Cellulite is a term used to describe the dimpled appearance of skin caused by fat deposits that are just below the surface of the skin. It generally appears on skin in the abdomen, lower limbs, and pelvic region, and it usually occurs after puberty.
Cellulite is often classified using three grades:
Grade 1 classification sees no clinical symptoms, but a microscopic examination of cells from the area detects underlying anatomical changes.
Grade 2 cellulite requires the skin to show pallor (pastiness), be lower temperature, and have decreased elasticity in addition to anatomical changes noted by microscopic examinations.
Grade 3 cellulite has visible roughness of the skin (like an orange peel) along with all grade 2 signs. Cellulite occurs in both men and women, but it is much more common in women because they are more likely to have particular types of fat and connective tissue.
What causes cellulite?
The causes of cellulite are not well understood, but there are several theories that have been put forth as explanations. Among these are:
Hormonal factors – hormones likely play an important role in cellulite development. Many believe estrogen, insulin, noradrenaline, thyroid hormones, and prolactin are part of the cellulite production process.
Genetics – certain genes are required for cellulite development. Genes may predispose an individual to particular characteristics associated with cellulite, such as gender, race, slow metabolism, distribution of fat just underneath the skin, and circulatory insufficiency.
Diet – people who eat too much fat, carbohydrates, or salt and too little fiber are likely to have greater amounts of cellulite.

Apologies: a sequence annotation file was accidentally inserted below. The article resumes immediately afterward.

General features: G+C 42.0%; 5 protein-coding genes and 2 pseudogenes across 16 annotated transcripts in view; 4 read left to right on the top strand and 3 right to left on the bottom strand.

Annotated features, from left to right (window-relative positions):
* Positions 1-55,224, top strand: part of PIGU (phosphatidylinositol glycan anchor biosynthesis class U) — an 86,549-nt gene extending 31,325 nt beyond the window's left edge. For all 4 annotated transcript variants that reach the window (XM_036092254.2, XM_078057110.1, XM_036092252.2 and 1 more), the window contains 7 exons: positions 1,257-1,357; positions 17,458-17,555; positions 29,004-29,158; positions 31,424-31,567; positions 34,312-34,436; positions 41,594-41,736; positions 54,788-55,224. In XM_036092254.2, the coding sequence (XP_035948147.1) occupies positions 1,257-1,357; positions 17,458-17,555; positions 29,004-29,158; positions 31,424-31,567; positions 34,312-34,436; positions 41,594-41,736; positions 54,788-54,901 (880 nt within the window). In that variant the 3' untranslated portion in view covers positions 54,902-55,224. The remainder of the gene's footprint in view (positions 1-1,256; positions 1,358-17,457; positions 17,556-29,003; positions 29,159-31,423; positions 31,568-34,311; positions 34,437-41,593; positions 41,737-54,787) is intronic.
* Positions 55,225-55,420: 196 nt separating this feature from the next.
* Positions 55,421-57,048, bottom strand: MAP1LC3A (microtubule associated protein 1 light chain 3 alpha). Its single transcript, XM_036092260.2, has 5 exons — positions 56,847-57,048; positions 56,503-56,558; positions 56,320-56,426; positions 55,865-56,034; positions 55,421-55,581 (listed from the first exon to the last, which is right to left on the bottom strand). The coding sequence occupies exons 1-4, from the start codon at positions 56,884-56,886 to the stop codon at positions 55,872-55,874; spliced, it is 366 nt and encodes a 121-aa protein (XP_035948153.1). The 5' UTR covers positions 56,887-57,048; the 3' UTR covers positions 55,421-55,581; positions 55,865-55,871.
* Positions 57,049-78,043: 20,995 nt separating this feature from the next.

Lifestyle factors – cellulite may be more prevalent in smokers, those who do not exercise, and those who sit or stand in one position for long periods of time.
Clothing – underwear with tight elastic across the buttocks (limiting blood flow) may contribute to the formation of cellulite.
On the left is normal skin, on the right skin where cellulite has formed. Note the weakened connective tissue between the layers that has allowed the fat to bulge.
WHAT TO DO?
“Cellulite is not a cosmetic issue,” says Wayne Westcott, Ph.D., director of research programs at the South Shore YMCA in Quincy, Mass., and the mastermind behind the workout. “It’s an issue of having too much fat and too little muscle. Putting effort into the right exercise program can produce big changes in your cellulite situation and major improvements in your appearance.” (Shape magazine)
Anti cellulite massage has been proved to assist in the cellulite reduction if done in combination with proper diet, exercise etc. You can do it yourself!
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WHAT TO EAT?
Drinking lots of water will also help flush the body and remove toxins more rapidly than dieting alone.
Foods may help combat cellulite. A diet high in essential fatty acids and antioxidant minerals will help regulate our body’s fat metabolism. Oily fishes, nuts and seeds are good selections in this category.
• Strawberries, raspberries, blueberries: berries are rich in bioflavonoids, vitamin C and salicylic acid, substances that help maintain strong capillary walls and have diuretic properties.
• Pineapple and papaya: they contain special enzymes that can fight even the most stubborn water retention. However, these substances are mainly concentrated in the less edible parts of the fruits, like, the stem of pineapple and the leaves of papaya.